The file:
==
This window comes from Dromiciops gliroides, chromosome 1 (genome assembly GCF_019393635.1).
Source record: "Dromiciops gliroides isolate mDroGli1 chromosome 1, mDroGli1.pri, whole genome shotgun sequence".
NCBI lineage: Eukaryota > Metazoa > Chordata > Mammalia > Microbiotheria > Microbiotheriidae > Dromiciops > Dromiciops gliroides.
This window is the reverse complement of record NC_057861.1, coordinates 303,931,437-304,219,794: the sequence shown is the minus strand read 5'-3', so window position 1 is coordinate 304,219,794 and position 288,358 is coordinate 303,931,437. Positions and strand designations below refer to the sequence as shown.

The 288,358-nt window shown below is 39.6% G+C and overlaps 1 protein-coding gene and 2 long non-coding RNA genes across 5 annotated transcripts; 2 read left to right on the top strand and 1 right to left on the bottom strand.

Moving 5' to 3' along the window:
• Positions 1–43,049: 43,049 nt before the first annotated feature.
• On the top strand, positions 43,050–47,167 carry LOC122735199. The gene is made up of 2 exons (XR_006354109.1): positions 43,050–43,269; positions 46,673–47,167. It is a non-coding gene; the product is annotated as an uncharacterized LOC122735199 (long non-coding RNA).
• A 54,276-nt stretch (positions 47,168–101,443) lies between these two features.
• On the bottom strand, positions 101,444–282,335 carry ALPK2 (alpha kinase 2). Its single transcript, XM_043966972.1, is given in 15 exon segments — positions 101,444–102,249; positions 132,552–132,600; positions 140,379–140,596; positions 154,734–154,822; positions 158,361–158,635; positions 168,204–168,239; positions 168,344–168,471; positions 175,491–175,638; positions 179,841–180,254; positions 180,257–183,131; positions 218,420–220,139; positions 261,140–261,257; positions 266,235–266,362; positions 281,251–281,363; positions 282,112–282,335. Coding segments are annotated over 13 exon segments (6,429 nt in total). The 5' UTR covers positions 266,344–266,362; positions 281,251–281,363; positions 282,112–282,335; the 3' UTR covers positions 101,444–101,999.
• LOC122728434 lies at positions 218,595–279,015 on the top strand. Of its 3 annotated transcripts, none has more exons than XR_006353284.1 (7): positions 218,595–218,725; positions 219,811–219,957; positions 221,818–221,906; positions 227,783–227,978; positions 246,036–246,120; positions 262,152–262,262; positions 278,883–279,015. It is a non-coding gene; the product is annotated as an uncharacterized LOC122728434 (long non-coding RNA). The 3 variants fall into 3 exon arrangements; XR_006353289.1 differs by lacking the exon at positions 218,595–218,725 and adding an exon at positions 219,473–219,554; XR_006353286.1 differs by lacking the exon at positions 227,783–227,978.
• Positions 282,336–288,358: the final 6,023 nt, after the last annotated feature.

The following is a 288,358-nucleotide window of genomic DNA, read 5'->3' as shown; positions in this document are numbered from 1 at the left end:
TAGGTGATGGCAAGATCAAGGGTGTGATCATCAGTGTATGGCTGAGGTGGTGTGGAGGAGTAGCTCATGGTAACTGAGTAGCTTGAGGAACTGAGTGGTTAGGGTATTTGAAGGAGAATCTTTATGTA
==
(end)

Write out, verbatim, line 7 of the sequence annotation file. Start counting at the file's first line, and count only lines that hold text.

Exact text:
• Positions 1–43,049: 43,049 nt before the first annotated feature.